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Small Businesses – Unfair Terms in Standard Form Contracts

 

Big change for small business- Do your standard form business contracts contain
unfair terms?

From 12 November 2016 the Australian Competition & Consumer Commission (ACCC) will
be scrutinising standard form contracts involving small businesses (being a business
employing less than 20 people as determined on a headcount basis). New legislation
means small business contracts must not contain unfair terms. If there is an unfair term the
ACCC will be able to declare the term as void, which may impact the utility of other terms in
the contract. It may even cost the business its reputation or thousands of dollars by way of
compensation.

Surprisingly, the small business involved may be either the supplier or the acquirer, and
contracts between two small businesses are included under the new laws.

Standard form contracts are contracts that are not negotiated and occur in “take it or leave it”
circumstances, and would likely include the terms and conditions of a business.

Does this apply to my business?

To be affected by the new laws, the contract must satisfy all of the following categories:

  1.  At least one party must be a “small business” (this includes transactions between a
    large business and a small business, two small businesses, or with a non profit
    business);
  2. For contracts up to one year, the upfront price must be less than $300,000, or less
    than $1 million if the contract lasts longer than one year;
  3. The contract must be in relation to the supply of goods and services, financial transactions or services, or relating to land;
  4. The contract must be a “standard form contract”;
  5. It must not be an excluded contract (this currently includes but is not limited to contracts relating to marine and shipping transactions, company constitutions, and small business contracts that may already be covered by specified state or Commonwealth laws); and
  6. It must be entered into, varied or renewed on or after 12 November 2016 (e.g. this will affect transactions entered into under standard terms and conditions, or standard terms and conditions that are varied or renewed, on or after that date).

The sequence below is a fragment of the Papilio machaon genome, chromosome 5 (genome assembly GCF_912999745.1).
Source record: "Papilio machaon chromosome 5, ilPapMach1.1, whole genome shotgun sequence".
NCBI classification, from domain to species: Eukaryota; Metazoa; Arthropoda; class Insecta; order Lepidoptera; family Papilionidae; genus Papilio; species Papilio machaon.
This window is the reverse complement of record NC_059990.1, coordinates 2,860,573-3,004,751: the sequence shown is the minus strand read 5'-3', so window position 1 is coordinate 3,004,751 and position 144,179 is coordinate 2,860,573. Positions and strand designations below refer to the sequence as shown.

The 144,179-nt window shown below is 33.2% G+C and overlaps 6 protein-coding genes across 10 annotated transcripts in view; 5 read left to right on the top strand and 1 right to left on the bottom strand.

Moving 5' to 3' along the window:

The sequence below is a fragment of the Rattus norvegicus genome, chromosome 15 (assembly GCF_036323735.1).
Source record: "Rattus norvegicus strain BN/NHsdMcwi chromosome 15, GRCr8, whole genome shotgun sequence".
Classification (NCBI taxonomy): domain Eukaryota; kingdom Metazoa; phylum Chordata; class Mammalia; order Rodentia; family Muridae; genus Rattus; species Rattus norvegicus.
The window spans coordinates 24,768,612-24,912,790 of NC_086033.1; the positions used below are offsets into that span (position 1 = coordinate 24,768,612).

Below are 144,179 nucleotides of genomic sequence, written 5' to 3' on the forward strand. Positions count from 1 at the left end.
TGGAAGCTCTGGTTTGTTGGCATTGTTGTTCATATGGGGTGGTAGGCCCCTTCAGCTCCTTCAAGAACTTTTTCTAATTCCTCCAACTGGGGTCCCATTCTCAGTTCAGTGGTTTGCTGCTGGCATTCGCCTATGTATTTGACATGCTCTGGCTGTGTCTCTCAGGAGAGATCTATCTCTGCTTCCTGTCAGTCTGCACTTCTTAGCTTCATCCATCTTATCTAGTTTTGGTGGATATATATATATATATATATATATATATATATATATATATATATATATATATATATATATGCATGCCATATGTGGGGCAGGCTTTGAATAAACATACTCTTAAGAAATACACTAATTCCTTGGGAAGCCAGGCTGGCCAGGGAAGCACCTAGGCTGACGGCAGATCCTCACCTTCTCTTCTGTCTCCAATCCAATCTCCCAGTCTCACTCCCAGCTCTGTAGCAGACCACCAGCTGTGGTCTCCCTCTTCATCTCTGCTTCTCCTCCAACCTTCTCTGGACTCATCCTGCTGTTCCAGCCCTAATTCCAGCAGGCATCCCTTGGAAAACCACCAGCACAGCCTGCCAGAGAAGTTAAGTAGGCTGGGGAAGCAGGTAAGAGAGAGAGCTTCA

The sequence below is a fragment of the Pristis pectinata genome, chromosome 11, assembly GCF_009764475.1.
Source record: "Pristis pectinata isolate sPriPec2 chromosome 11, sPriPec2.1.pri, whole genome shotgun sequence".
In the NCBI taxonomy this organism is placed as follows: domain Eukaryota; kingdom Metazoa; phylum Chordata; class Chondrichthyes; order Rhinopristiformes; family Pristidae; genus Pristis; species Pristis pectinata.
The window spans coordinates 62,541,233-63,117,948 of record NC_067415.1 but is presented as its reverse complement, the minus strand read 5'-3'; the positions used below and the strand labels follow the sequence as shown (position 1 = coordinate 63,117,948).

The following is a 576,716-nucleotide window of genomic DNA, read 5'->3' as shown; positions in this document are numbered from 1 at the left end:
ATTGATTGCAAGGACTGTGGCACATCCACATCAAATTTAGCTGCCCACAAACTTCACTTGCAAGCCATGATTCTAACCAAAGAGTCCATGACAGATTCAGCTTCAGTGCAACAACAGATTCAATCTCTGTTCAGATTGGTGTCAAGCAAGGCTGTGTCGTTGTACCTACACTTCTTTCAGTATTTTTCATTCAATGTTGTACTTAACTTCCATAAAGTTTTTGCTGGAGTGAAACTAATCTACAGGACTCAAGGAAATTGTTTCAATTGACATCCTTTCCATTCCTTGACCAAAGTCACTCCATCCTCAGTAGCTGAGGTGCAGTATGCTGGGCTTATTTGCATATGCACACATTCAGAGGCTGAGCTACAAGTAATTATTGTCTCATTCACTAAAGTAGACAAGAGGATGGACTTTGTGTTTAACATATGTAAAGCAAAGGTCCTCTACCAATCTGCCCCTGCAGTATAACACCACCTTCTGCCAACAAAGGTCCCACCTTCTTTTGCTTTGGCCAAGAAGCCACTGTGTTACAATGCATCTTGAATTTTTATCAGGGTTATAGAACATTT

Contract terms that may be considered to be unfair include when only one party may have
rights in relation to terminating or varying the contract, or contracts where there is a
significant disparity in obligations required of the parties. Examples of unfair contract terms
include when a supplier is unilaterally able to vary the amount charged for a service without
providing the acquirer an opportunity to terminate the contract, or even terms containing
automatic rollover periods (e.g. month to month).

How do I minimise the risk of my contract containing unfair terms?

Businesses that believe they may be caught should take some of the following steps to limit
their exposure to potential liability:

  1. Insert mutual or balancing terms so that rights are afforded to both parties rather than only one party;
  2. Do not try to hide terms. Specify or draw attention to any terms which may fall into the category of being unfair or one sided, and ensure that they are justifiable;
  3. Take steps to increase the transparency of payment and/or cancellation procedures within contracts. This can include anything from improving the layout, spacing, font size and colour of the terms, to the actual wording of clauses (avoid being wordy and convoluted);
  4. Allow negotiation and agree to changes of the terms of a standard form contract before it is entered into; and
  5. Include provisions for opting out and/or dispute resolution as these are simple ways to ensure that terms of standard form contracts will not be considered as unfair. Penalties/Effects

The risk is that businesses may have certain terms of contracts declared void by the courts,
which will potentially impact how other aspects of the contract will continue to operate. This
can cause considerable damage to businesses’ reputation, relationships and revenue if a
number of your standard form contracts are affected at once, which will usually be the case.

Additionally, ASIC and ACCC may choose to publish the details of your matter on their
website or require you to give an undertaking to prevent future unfair conduct. If required,
these bodies may also award compensation orders to aggrieved parties at their discretion.

If you use standard terms and conditions in your business relationships, or have any
questions regarding the validity of your terms, please contact our commercial business team.

Author – Suzana Khan